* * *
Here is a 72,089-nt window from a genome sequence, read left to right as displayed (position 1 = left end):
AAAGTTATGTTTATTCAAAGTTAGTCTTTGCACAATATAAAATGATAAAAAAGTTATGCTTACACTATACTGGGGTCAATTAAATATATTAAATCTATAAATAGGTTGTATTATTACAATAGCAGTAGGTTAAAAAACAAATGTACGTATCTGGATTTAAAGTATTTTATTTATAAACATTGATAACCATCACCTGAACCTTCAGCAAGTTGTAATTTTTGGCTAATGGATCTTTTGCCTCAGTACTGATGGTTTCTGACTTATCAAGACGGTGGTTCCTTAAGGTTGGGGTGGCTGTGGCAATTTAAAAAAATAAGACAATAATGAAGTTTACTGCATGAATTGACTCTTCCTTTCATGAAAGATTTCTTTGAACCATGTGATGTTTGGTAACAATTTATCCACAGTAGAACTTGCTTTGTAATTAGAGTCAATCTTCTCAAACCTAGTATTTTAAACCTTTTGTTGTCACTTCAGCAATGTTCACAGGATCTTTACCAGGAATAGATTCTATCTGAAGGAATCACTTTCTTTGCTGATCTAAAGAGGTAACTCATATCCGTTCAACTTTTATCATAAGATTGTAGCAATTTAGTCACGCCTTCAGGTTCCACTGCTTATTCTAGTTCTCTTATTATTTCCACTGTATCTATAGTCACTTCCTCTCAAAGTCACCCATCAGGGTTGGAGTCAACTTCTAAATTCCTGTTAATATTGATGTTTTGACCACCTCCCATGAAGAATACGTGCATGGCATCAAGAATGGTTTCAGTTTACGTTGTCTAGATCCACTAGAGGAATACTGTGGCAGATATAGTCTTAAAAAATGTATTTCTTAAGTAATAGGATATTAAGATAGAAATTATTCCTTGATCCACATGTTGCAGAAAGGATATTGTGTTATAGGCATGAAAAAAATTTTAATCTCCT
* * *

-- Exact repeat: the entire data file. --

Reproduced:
Here is a 72,089-nt window from a genome sequence, read left to right as displayed (position 1 = left end):
AAAGTTATGTTTATTCAAAGTTAGTCTTTGCACAATATAAAATGATAAAAAAGTTATGCTTACACTATACTGGGGTCAATTAAATATATTAAATCTATAAATAGGTTGTATTATTACAATAGCAGTAGGTTAAAAAACAAATGTACGTATCTGGATTTAAAGTATTTTATTTATAAACATTGATAACCATCACCTGAACCTTCAGCAAGTTGTAATTTTTGGCTAATGGATCTTTTGCCTCAGTACTGATGGTTTCTGACTTATCAAGACGGTGGTTCCTTAAGGTTGGGGTGGCTGTGGCAATTTAAAAAAATAAGACAATAATGAAGTTTACTGCATGAATTGACTCTTCCTTTCATGAAAGATTTCTTTGAACCATGTGATGTTTGGTAACAATTTATCCACAGTAGAACTTGCTTTGTAATTAGAGTCAATCTTCTCAAACCTAGTATTTTAAACCTTTTGTTGTCACTTCAGCAATGTTCACAGGATCTTTACCAGGAATAGATTCTATCTGAAGGAATCACTTTCTTTGCTGATCTAAAGAGGTAACTCATATCCGTTCAACTTTTATCATAAGATTGTAGCAATTTAGTCACGCCTTCAGGTTCCACTGCTTATTCTAGTTCTCTTATTATTTCCACTGTATCTATAGTCACTTCCTCTCAAAGTCACCCATCAGGGTTGGAGTCAACTTCTAAATTCCTGTTAATATTGATGTTTTGACCACCTCCCATGAAGAATACGTGCATGGCATCAAGAATGGTTTCAGTTTACGTTGTCTAGATCCACTAGAGGAATACTGTGGCAGATATAGTCTTAAAAAATGTATTTCTTAAGTAATAGGATATTAAGATAGAAATTATTCCTTGATCCACATGTTGCAGAAAGGATATTGTGTTATAGGCATGAAAAAAATTTTAATCTCCT